Prior to Hurricane Katrina, Powell regularly sent a written letter to customers who did not have flood insurance. The letter advised those customers that they did not have flood insurance, and that their hurricane policy would not cover flood insurance. The letter recommended to the customers that they should consider obtaining flood insurance in order to recover if any flood damage were to be inflicted on their house. Continue reading “No good deed goes unpunished in Jefferson Parish – St Helena v Ungarino & Eckert and Swiss Re”
They knew which factories to burn, which bridges to blow up, which cargo ships could be sunk in good conscience. They had pothole counts for roads used for invasion and head counts for city blocks marked for incineration.
They weren’t just secret agents. They were secret insurance agents. These undercover underwriters gave their World War II spymasters access to a global industry that both bankrolled and, ultimately, helped bring down Adolf Hitler’s Third Reich.
Newly declassified U.S. intelligence files tell the remarkable story of the ultra-secret Insurance Intelligence Unit, a component of the Office of Strategic Services, a forerunner of the CIA, and its elite counterintelligence branch X-2.
Though rarely numbering more than a half dozen agents, the unit gathered intelligence on the enemy’s insurance industry, Nazi insurance titans and suspected collaborators in the insurance business. But, more significantly, the unit mined standard insurance records for blueprints of bomb plants, timetables of tide changes and thousands of other details about targets, from a brewery in Bangkok to a candy company in Bergedorf.
“They used insurance information as a weapon of war,” said Greg Bradsher, a historian and National Archives expert on the declassified records.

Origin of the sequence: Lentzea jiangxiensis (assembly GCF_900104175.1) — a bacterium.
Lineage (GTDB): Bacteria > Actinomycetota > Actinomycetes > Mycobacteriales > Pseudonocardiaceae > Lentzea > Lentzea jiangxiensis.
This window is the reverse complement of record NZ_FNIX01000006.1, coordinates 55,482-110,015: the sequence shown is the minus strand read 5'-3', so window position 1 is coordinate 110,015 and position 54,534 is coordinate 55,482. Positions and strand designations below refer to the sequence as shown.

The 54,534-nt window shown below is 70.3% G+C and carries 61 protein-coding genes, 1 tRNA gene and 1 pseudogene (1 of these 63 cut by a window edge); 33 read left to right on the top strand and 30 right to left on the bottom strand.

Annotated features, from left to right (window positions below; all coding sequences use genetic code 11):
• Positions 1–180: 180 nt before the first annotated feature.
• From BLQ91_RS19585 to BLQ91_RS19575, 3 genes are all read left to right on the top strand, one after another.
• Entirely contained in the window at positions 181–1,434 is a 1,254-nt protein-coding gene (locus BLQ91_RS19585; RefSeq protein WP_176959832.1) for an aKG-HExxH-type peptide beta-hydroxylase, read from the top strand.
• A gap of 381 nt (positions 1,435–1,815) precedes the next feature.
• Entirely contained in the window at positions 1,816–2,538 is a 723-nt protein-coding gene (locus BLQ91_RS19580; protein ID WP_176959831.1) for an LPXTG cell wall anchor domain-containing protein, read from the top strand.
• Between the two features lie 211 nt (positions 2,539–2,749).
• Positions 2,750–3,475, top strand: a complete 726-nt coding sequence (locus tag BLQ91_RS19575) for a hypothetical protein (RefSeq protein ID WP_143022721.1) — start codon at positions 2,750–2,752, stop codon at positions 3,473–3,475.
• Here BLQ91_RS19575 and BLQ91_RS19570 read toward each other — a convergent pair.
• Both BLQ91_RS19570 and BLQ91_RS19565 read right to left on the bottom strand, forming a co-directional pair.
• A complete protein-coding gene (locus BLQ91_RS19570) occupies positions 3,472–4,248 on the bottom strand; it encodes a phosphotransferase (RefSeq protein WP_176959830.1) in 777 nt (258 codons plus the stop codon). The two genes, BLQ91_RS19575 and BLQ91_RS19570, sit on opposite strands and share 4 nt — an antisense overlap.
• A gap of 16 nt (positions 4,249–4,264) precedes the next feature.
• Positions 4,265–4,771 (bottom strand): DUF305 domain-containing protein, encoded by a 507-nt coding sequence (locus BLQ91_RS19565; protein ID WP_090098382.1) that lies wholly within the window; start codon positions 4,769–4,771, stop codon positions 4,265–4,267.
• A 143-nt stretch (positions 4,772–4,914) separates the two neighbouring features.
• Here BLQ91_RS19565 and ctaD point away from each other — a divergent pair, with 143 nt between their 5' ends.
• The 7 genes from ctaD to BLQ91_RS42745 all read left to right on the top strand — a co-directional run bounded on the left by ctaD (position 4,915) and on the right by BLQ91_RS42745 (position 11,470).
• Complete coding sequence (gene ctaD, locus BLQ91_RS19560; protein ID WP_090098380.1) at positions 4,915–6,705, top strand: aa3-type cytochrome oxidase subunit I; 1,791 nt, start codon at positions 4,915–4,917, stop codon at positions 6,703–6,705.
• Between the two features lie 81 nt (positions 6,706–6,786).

I am reminded of those war tactics today and the bodyguard of lies that have been so carefully constructed over the years to conceil some ugly truths about the insurance business. At slabbed we’re firm believers in knowing our adversaries and this story from the archives of the LA Times gives excellent background on the orgins of AIG. Continue reading “AIG and CV Starr: The Spies Who Shagged Us”
Dr Ed Duett of Mississippi State has all the finest insurance crooks coming to speak at MSU’s annual insurance day set for April 23, 2009. Our readers may recall he brought in Rossie for I day 2008. This year’s list of crooks and charlatans is very impressive and includes a record number of participants with ties to companies under current federal investigation and/or hogs at the taxpayer TARP trough. The complete speaker list is here but I thought I’d summarize the various sessions for our reader’s convenience:
The Revolving Door Panel:
Mike Chaney, MS DOI
Jim Ridling, AL DOI
Scott Richardson, SC DOI
George Dale, Adams and Reese
Walter Bell, Chairman of Swiss Re America
What happened to Robert Wooley?
The White Collar Crime Panel:
Walter Bell, Chairman of Swiss Re America
Jay Barbour, Carroll, Warren & Parker
Lorrie Brouse, Regional Counsel, Allstate
Steve Iler, President, AIG Claims
Wade Sweat, Copeland, Cook, Taylor & Bush
The Policyholders, what policyholders? You mean those schmucks? Panel:
George Dale, Adams and Reese Continue reading “Be Sure to Mark Your Calendars….”
Time is short so I’ll not offer much analysis and what analysis I offer is in the form of the questions I asked myself while reading it?
- What money “made the market” and how and to whom are the bonds placed (ie sold)? See this lengthy post I did a week or so back to understand why that question is important.
- What role is TARP playing in financing this deal? Inquiring minds in policymaking positions what to know. (See first bullet point)
- Who are the players making money from the act of doing the deal and how is it structured to avoid past mistakes?
Reuters has the story: